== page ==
Search Images Maps Play YouTube News Gmail Drive More »
Sign in
Screen reader users: click this link for accessible mode. Accessible mode has the same essential features but works better with your reader.

Patents

  1. Advanced Patent Search
Publication numberUS7545193 B2
Publication typeGrant
Application numberUS 10/697,751
Publication dateJun 9, 2009
Filing dateOct 30, 2003
Priority dateOct 30, 2003
Fee statusLapsed
Also published asUS20050093595
Publication number10697751, 697751, US 7545193 B2, US 7545193B2, US-B2-7545193, US7545193 B2, US7545193B2
InventorsWoogeun Rhee, Daniel Friedman, Mehmet Soyuer
Original AssigneeInternational Business Machines Corporation
Export CitationBiBTeX, EndNote, RefMan
External Links: USPTO, USPTO Assignment, Espacenet
Voltage-controlled delay circuit using second-order phase interpolation
US 7545193 B2
Abstract
Phase interpolation techniques for voltage-controlled delay line (VCDL) implementation are provided. The techniques of the invention may employ a second-order phase interpolation topology to improve tuning range performance of the VCDL over process and temperature variation. In one aspect of the invention, the technique may use a complementary input signal to set an absolute 180-degree phase reference. As a result, the maximum tuning range of 180 degrees can be achieved regardless of internal delay variation.
Images(6)
Previous page
Next page
Claims(15)
1. A voltage-controlled delay line, comprising:
a delay element; and
a phase interpolation circuit coupled to the delay element;
wherein the delay element and the phase interpolation circuit are operative to: (i) obtain an input signal and a complement of the input signal; and (ii) use the input signal and the complement of the input signal to perform a phase interpolation process so as to realize a delay complete delay tuning range with respect to the input signal;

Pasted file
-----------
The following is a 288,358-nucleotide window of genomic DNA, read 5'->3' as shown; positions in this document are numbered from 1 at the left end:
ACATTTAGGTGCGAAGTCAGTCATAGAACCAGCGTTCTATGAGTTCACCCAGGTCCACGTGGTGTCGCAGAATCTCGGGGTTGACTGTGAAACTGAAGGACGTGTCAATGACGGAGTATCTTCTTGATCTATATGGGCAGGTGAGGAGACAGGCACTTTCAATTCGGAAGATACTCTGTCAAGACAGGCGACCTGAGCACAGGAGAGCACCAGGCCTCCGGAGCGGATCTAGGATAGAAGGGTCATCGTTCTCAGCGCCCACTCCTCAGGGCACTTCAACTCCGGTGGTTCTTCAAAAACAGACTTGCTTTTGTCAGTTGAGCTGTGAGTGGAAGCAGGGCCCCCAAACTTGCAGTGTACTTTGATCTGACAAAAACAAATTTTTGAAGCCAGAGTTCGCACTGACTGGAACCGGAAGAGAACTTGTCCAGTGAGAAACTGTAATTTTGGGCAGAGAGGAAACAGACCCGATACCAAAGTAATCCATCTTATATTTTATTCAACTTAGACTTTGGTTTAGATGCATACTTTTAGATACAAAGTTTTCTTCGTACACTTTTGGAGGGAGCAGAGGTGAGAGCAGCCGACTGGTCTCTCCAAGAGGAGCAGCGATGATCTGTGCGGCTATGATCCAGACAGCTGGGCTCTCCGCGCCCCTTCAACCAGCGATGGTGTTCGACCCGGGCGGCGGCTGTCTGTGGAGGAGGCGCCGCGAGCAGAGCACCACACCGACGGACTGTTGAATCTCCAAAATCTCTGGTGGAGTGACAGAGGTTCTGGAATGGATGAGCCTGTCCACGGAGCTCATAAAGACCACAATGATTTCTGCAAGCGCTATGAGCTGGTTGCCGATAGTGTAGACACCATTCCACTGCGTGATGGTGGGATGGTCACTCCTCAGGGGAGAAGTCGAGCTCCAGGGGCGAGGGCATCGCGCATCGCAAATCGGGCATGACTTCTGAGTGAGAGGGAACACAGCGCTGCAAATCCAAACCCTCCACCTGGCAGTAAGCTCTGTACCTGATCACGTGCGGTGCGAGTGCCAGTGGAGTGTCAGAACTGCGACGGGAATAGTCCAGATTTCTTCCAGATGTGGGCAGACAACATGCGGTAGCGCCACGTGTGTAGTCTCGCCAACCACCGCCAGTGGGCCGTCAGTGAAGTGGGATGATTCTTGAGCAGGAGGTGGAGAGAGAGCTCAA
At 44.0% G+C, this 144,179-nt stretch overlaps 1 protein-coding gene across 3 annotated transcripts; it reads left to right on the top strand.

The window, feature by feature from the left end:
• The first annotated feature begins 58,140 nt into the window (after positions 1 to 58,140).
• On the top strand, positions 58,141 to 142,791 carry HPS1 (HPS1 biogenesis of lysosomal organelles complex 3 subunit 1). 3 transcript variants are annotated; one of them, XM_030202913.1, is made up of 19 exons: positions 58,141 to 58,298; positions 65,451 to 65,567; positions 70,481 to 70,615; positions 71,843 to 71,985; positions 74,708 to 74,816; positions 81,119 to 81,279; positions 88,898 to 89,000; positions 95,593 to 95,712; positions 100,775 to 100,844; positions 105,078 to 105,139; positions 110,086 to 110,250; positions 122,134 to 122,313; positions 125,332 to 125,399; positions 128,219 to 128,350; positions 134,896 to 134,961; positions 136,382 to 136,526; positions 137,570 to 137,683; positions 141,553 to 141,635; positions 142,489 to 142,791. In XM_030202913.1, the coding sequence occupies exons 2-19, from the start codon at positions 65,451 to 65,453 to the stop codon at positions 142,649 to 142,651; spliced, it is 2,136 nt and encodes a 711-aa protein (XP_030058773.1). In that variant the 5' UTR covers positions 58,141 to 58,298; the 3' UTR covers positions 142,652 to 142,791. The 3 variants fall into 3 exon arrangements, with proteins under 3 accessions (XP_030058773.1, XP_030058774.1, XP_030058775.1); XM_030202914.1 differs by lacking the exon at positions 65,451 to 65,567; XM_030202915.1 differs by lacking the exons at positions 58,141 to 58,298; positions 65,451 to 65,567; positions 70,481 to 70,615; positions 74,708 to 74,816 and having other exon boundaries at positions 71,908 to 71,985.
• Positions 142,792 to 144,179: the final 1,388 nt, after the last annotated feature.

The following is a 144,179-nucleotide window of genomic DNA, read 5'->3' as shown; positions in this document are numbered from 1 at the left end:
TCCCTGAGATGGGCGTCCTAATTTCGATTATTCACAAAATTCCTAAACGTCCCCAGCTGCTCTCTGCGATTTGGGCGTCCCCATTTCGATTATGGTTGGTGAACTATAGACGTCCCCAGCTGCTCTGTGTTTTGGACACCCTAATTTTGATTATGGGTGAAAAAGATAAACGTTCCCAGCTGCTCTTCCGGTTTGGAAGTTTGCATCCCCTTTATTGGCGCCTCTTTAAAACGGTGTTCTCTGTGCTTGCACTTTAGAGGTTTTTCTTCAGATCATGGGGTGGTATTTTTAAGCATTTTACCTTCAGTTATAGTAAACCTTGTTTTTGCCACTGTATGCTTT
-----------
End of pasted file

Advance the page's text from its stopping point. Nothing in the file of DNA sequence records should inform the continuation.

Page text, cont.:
further wherein the delay element generates a delay signal from the input signal, the delay signal being a delayed form of the input signal, and the phase interpolation circuit generates a first signal by performing a first order interpolation using the input signal and the delay signal, generates a second signal by performing a first order interpolation using the complement of the input signal and the delay signal, and generates a voltage-controlled delay line output signal by performing a second order interpolation using the first signal and the second signal.
2. The voltage-controlled delay line of claim 1, wherein the phase interpolation process is a second-order phase interpolation process.
3. The voltage-controlled delay line of claim 1, wherein the delay tuning range is equivalent to 180 degrees of a period of the input signal.
4. The voltage-controlled delay line of claim 1, wherein the delay tuning range is guaranteed over a process variation.
5. The voltage-controlled delay line of claim 1, wherein the delay tuning range is guaranteed over a temperature variation.
6. The voltage-controlled delay line of claim 1, wherein the complement of the input signal is used to generate an absolute 180-degree phase reference.
7. A delay-locked loop circuit, comprising:
a voltage-controlled delay line comprising: (i) a delay element; and (ii) a phase interpolation circuit coupled to the delay element; wherein the delay element and the phase interpolation circuit are operative to obtain an input signal and a complement of the input signal; and use the input signal and the complement of the input signal to perform a phase interpolation process so as to realize a complete delay tuning range with respect to the input signal, further wherein the delay element generates a delay signal from the input signal, the delay signal being a delayed form of the input signal, and the phase interpolation circuit generates a first signal by performing a first order interpolation using the input signal and the delay signal, generates a second signal by performing a first order interpolation using the complement of the input signal and the delay signal, and generates a voltage-controlled delay line output signal by performing a second order interpolation using the first signal and the second signal; and